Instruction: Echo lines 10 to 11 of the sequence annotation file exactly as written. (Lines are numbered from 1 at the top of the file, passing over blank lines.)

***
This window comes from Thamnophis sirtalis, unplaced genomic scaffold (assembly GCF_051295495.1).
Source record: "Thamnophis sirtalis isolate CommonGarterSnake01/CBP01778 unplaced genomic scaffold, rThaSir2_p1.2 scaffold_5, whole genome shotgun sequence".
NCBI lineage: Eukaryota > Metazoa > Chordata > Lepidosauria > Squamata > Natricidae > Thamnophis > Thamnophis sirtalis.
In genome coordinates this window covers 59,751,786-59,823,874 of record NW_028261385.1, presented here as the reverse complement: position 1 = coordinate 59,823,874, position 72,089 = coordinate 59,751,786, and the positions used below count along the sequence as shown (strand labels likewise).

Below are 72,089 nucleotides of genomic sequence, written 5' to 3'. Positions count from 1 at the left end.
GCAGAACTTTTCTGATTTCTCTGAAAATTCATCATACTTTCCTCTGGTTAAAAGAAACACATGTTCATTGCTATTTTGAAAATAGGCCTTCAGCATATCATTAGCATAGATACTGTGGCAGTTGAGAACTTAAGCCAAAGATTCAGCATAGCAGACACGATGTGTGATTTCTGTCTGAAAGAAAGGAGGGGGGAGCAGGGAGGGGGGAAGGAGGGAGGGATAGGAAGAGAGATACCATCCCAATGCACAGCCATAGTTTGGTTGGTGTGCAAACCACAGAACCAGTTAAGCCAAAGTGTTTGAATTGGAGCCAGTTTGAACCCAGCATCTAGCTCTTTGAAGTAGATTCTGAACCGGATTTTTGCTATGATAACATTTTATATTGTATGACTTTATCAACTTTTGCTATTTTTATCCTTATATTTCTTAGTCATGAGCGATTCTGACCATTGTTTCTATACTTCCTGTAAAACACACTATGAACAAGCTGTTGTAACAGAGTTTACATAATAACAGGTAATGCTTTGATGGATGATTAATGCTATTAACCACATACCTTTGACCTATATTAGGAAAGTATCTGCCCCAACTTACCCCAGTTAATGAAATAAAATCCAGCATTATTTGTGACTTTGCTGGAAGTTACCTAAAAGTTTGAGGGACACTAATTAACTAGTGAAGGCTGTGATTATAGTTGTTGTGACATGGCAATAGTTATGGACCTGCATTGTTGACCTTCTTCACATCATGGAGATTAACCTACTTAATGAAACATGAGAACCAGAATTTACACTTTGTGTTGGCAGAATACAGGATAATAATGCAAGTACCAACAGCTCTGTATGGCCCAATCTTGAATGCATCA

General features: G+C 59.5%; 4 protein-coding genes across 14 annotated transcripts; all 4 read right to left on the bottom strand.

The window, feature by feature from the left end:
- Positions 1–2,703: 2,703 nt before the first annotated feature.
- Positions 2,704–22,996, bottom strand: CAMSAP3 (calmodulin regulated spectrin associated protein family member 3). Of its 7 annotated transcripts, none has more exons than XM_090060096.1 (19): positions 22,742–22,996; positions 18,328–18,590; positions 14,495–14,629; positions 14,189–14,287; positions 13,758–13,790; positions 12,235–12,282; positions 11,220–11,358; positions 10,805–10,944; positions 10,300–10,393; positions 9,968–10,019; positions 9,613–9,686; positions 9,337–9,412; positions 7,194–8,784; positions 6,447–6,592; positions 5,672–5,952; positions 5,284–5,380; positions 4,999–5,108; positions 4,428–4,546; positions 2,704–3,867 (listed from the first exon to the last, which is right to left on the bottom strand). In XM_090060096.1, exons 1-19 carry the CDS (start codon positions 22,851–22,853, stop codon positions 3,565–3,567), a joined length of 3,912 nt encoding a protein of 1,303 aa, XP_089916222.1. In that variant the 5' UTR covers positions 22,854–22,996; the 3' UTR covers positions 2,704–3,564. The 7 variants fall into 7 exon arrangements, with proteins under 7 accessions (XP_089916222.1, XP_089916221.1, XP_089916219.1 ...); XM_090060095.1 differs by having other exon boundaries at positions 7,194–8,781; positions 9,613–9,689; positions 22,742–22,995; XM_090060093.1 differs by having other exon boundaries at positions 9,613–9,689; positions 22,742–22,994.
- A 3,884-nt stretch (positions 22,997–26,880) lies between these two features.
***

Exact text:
- Positions 2,704–22,996, bottom strand: CAMSAP3 (calmodulin regulated spectrin associated protein family member 3). Of its 7 annotated transcripts, none has more exons than XM_090060096.1 (19): positions 22,742–22,996; positions 18,328–18,590; positions 14,495–14,629; positions 14,189–14,287; positions 13,758–13,790; positions 12,235–12,282; positions 11,220–11,358; positions 10,805–10,944; positions 10,300–10,393; positions 9,968–10,019; positions 9,613–9,686; positions 9,337–9,412; positions 7,194–8,784; positions 6,447–6,592; positions 5,672–5,952; positions 5,284–5,380; positions 4,999–5,108; positions 4,428–4,546; positions 2,704–3,867 (listed from the first exon to the last, which is right to left on the bottom strand). In XM_090060096.1, exons 1-19 carry the CDS (start codon positions 22,851–22,853, stop codon positions 3,565–3,567), a joined length of 3,912 nt encoding a protein of 1,303 aa, XP_089916222.1. In that variant the 5' UTR covers positions 22,854–22,996; the 3' UTR covers positions 2,704–3,564. The 7 variants fall into 7 exon arrangements, with proteins under 7 accessions (XP_089916222.1, XP_089916221.1, XP_089916219.1 ...); XM_090060095.1 differs by having other exon boundaries at positions 7,194–8,781; positions 9,613–9,689; positions 22,742–22,995; XM_090060093.1 differs by having other exon boundaries at positions 9,613–9,689; positions 22,742–22,994.
- A 3,884-nt stretch (positions 22,997–26,880) lies between these two features.